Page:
August 4, 1978



AUGUST 4. 1978

1:56 P.M.


Exhibit 186


DELUNA: What do you say?

AGOSTO:       Well, the only thing I want to tell you that I talk to my people and I told the deal is off.

DELUNA: Uh huh.

AGOSTO:       And ah, ah, Transmission, ah, and Hunter were kind of relieved.

DE LUNA: Kind of what?

AGOSTO: Relieved.

DELUNA: I can’t hear you.

AGOSTO:       (overlapped) relieved.

DE LUNA: Relieved?


DE LUNA: Well okay. Why though?

AGOSTO: On account of this deal in ah, Aladdin, they’re really shook up about it, you know.

DELUNA: Oh yeah?




DELUNA: Something like, something like that

AGOSTO: La femmena (the woman) was really disappointed.

DELUNA: Yeah, well I don’t, I don’t, ah,


DELUNA: It kind of bothers me that, that something like that would bother them two guys.

AGOSTO: Yeah, it did, it did bother them.

DELUNA: Well, Jesus Christ, can’t get shook over every little thing that happens.


DE LUNA: Ah, they shouldn’t get shook up over every little thing.

AGOSTO:       Every little thing. They arrested everybody, what do you mean little thing.

DELUNA: Yeah, but it ain’t got nothing to do with ah, with ah,

AGOSTO: Have you read the paper on the Aladdin?


AGOSTO: You read them all?

DELUNA: Yes. But I mean it I don’t see why Transmission and Hunter should get so terribly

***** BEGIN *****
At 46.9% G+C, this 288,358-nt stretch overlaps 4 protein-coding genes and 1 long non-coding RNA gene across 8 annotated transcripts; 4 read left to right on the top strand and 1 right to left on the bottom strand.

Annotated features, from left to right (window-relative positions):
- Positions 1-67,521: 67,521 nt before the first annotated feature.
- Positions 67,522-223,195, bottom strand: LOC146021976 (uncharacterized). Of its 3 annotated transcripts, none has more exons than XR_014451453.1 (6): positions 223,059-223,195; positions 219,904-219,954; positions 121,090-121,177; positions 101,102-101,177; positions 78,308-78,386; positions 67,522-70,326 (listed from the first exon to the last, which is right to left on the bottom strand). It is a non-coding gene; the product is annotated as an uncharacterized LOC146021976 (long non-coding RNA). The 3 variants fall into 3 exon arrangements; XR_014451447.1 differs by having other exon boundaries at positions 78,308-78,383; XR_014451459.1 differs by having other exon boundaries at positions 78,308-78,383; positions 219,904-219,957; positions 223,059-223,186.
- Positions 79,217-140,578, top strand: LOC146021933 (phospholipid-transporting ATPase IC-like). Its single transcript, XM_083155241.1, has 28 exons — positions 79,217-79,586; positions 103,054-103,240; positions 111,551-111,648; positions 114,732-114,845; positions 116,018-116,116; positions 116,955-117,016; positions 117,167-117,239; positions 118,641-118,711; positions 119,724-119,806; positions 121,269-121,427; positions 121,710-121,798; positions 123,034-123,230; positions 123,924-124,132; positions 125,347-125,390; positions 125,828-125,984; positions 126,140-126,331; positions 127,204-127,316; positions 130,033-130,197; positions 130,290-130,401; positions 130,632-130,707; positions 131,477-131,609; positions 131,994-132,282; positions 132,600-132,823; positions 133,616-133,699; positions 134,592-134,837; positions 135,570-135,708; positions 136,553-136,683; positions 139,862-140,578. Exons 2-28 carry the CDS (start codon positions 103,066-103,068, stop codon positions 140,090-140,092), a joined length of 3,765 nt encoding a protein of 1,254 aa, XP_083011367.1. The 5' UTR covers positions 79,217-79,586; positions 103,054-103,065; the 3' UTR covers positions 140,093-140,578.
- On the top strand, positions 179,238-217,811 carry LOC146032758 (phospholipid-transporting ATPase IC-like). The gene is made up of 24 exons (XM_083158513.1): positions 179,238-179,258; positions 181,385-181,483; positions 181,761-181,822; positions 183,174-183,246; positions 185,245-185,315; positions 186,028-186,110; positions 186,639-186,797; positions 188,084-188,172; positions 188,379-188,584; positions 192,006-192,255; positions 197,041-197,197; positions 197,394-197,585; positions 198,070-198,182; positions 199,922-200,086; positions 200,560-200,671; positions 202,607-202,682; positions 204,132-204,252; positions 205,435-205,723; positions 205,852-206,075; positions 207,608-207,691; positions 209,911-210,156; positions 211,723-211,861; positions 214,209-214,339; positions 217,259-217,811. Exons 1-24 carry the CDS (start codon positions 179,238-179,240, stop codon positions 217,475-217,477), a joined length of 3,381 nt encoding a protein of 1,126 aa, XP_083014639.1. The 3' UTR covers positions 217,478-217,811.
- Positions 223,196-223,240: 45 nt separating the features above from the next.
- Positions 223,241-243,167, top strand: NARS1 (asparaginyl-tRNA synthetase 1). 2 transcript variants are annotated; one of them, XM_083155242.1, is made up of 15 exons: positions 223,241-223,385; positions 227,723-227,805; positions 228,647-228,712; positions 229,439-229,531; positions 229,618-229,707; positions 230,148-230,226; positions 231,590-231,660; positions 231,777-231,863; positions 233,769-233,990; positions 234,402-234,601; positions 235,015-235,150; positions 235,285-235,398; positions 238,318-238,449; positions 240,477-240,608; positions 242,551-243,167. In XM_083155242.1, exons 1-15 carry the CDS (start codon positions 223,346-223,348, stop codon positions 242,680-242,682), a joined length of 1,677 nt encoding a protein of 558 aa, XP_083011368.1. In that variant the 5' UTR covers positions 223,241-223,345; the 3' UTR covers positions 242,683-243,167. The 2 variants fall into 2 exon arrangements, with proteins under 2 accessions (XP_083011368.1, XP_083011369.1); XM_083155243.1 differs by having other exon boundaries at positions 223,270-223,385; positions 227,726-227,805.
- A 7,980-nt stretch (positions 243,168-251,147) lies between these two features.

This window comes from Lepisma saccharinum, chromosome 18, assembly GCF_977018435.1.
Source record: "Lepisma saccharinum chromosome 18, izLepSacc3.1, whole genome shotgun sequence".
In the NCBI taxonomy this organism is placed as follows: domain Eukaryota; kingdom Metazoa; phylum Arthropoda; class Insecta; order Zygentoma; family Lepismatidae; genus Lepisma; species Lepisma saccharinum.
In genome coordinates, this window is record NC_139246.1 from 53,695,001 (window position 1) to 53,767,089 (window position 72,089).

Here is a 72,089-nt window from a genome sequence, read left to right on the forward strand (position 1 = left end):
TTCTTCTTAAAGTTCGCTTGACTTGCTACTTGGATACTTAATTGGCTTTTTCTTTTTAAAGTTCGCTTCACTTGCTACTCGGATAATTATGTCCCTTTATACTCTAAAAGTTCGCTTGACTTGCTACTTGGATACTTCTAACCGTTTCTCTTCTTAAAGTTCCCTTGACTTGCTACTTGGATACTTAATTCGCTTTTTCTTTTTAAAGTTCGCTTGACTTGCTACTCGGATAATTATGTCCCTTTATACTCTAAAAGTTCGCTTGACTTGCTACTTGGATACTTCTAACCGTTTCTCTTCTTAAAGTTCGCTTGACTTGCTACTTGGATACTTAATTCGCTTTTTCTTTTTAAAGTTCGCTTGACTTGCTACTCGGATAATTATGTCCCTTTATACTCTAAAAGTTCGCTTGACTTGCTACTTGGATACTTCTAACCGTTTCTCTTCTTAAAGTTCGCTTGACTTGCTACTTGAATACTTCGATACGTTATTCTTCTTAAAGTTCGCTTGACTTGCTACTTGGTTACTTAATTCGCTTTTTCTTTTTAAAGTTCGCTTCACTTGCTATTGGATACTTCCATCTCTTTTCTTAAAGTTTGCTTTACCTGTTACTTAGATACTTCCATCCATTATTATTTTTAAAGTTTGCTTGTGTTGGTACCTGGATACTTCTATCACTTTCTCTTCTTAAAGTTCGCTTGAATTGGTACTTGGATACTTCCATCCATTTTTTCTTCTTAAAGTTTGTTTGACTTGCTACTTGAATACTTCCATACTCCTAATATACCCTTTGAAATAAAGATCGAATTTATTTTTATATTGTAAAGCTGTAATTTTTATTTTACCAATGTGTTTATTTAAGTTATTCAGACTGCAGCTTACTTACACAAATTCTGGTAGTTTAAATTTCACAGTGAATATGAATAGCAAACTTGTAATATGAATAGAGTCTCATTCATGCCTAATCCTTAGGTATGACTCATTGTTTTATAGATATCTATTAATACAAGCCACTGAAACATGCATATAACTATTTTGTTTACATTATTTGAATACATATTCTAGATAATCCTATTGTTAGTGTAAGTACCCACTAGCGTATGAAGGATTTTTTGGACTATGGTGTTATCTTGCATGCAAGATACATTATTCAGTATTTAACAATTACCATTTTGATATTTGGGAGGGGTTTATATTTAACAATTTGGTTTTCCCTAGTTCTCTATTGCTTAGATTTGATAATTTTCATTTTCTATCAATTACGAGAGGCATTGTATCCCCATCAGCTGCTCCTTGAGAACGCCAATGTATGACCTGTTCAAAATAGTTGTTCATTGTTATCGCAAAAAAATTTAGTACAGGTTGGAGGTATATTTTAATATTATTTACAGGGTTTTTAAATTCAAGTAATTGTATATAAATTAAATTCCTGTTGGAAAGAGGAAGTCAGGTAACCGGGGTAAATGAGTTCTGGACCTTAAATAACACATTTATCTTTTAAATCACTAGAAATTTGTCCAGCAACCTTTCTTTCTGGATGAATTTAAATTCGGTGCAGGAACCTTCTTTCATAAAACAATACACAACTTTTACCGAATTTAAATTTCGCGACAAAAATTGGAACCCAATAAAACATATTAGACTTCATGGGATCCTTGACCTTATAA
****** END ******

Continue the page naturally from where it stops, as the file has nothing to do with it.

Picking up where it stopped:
AGOSTO:       Because he feels the situation is hot here right now and if there is ah, you know if there is a, a, a, a cooling off period, you know, they, they, I mean they

DELUNA: I could understand

AGOSTO: Can you understand what I am saying?

DELUNA: Sure I do.


DELUNA: I understand the atmosphere.



Itunes imageI mentioned this last week and it is now a reality. I was not busy and decided to take a look at how to create an interactive map. I have two court dates next week and some other legal business, so this week was the right time.

I created a special page just for the map. I placed a Kansas City Mob Map button at the top of each page. Please go back to the home page and access the Mob Map there.

Aaron, Retired FBI Agent Bill Ouseley and I recorded a 3 part series on the relationship between the Kansas City Mob and the Chicago Outfit. Look for that next week. And, please give me a review on Itunes if you have not done so.

AiuppaJoseph Aiuppa was the Chicago mob boss depicted as Remo Gaggi in the film Casino. In his early years, he was known as Joey O’Brien. In 1962 Chicago mobster Joseph Aiuppa was stopped in the Pittsburg, Kansas area by the local police and F.B.I. agents. He was found to be in possession of 567 frozen mourning doves. ¬†Under the Migratory Bird Treaty Act of 1918 it is illegal to possess more than 24 doves per person outside of hunting season.¬†¬†Following a series of appeals, Aiuppa was eventually sentenced in August 1966, and received a 3-month jail sentence and a $1,000 fine. Prior to this conviction Aiuppa was never referred to as “Doves.” After this conviction, he would be forever known as Joey Doves. I found these FBI documents reporting an informant telling the Bureau that Aiuppa was making arrangement to go dove hunting in the Frontenac, Kansas area. The same informant said that Aiuppa had hunted previously in that area with some Kansas City¬†residents who had extensive contacts with the “hoodlum¬†element.”